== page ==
February 19, 2022–We reached a major milestone in the Pennsylvania school funding lawsuit this week, as legislative leaders called their final four witnesses in their case defending our current school funding system.
Daily summaries of each day’s proceedings are now available at FundOurSchoolsPA.org/news
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On Valentine’s Day, the court heard from a witness who had no love lost for teacher unions and other groups he has described as part of the “far-left edu-deep state”: Max Eden, a research fellow at the American Enterprise Institute and the director of the think tank’s Conservative Education Reform Network.
Eden acknowledged, when shown examples of his recent tweets, that he has “pretty strong views” and has used “some pretty adversarial terms” for those he disagrees with. These included suggesting that teachers who teach about gender identity may be doing so because they are trying to “groom” children for molestation, a tweet he said he regretted.
Eden acknowledged that his expert report did not include any of his own empirical research. Petitioners questioned the thoroughness of his review and analysis. They pointed out that the single study he cited on the issue of funding equity — showing Pennsylvania in the middle of the pack in equitable school funding — included an alternative measure indicating that Pennsylvania is the most regressive state in the country in its spending. Eden omitted this second measure from his report.
Dr. Abel Koury, a senior research scientist at the statistical consulting firm Far Harbor LLC, testified Tuesday on his analysis of the relationship between funding levels and districts’ Average Growth Index (AGI), a measure of student progress on standardized tests. His analysis did not find any correlation.
On cross-examination, Koury conceded that he had not considered the possibility that, because AGI is designed to control for factors that teachers and school leaders cannot influence, it may already filter out the effects of underfunding.
Koury praised the research on the relationship between funding and achievement done by economist Rucker Johnson, an expert for petitioners in the case, calling it “super-rigorous.”
On Wednesday, for the second time, a cyber charter school leader testified for respondents: Brian Cote, director of curriculum for 21st Century Cyber Charter School. Cote’s attorney explained that the respondents had called cyber charter leaders to “illustrate that there is another path” for students who are dissatisfied with their experience in their local school districts. The viability of this alternative option was questioned during cross examination. Only 12% of 21st Century’s students are economically disadvantaged, and 0.3% are English learners. The cyber charter’s graduation rate for low-income students is 43%, while the graduation rate for students with disabilities is 51% — both far below the statewide average.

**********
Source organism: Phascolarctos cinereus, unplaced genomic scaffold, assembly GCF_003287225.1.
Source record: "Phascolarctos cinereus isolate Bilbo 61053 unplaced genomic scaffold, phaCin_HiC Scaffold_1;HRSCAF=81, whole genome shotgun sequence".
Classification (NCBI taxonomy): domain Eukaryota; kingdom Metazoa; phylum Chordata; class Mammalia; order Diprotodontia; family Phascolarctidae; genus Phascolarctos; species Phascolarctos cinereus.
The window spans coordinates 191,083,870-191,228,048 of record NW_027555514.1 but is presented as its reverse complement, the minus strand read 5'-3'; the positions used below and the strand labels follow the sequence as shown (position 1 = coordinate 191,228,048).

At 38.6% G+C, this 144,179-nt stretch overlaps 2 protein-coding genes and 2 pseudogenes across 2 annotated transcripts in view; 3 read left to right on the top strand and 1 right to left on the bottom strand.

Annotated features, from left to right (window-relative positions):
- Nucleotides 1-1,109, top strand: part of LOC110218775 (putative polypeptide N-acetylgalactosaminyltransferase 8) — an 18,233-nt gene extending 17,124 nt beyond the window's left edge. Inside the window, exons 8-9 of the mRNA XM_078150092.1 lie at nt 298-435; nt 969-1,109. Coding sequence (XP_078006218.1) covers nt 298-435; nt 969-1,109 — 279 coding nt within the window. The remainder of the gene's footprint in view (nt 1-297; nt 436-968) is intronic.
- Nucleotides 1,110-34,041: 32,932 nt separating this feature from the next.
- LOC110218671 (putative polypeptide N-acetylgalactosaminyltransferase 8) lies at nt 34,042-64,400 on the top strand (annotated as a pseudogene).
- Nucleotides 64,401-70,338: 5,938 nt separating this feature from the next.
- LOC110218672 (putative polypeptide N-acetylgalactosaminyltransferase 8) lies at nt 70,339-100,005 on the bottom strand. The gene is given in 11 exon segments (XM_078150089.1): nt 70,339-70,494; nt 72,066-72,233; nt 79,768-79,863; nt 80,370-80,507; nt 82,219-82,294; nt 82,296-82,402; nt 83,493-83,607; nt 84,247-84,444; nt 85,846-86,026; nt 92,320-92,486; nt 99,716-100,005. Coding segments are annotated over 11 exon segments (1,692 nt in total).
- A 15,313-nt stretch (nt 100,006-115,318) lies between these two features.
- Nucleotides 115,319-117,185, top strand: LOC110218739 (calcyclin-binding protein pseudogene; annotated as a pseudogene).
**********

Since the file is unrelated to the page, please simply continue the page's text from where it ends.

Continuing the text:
Legislative leaders’ final witness was Dr. Eric Hanushek, an economist, a senior fellow at the Hoover Institution at Stanford University, and a long-time critic of school funding increases. He has testified in 24 previous school funding cases. He criticized a 2007 “costing-out” study commissioned by the Pennsylvania state legislature to determine what level of school funding is needed to allow students to meet state standards. He said he does not believe that any costing-out study is valid because there is insufficient research to establish any relationship between school funding and achievement.
During cross examination, Hanushek acknowledged that he has done no research on the needs of Pennsylvania children. He agreed that students with disabilities, students learning English, and economically disadvantaged students all require more school resources than their peers.
Trial now moves into its final stages. On Tuesday, petitioners will call Matthew Kelly as a rebuttal witness. The Penn State professor, who previously testified as an expert back in November, is expected to be the final witness called in the case.
The court will issue an order in the coming week scheduling any closing arguments and post-trial filings. Following all post-trial submissions, the court will render its decision on whether or not Pennsylvania is meeting its constitutional duty to provide a thorough and efficient system of public education for all students.
“School funding, school resource equity, is an essential investment to advance student achievement.” — Economist Rucker Johnson during his testimony on January 21
Our Daily Summaries and Blog Posts
- Final Respondents’ Witness Discusses ‘Money Matters:’ Dr. Eric Hanushek Testifies, Feb. 17 (Thursday)
- Legislative Respondents Call Final 2 Witnesses, Feb. 16(Wednesday)
- ‘I Can’t Say For Sure How It Would Have Changed Things:’ Analysis Of Funding And Growth Scores Questioned, Feb. 15 (Tuesday)
- Respondents Call A Witness With ‘Some Pretty Strong Views,’ Feb. 14 (Monday)
From pupil counting to plagiarism, Pa.’s school funding trial takes twists during defense phase–WHYY, February 17, 2022
Four takeaways from Pa.’s landmark school-funding trial, two weeks into Republican witnesses –Philadelphia Inquirer, February 11, 2022
Guest opinion: Funding disparities are hindering the quality of our children’s education–Daily Local News, February 14, 2022
Neighboring districts show funding disparities–The Reporter, February 10, 2022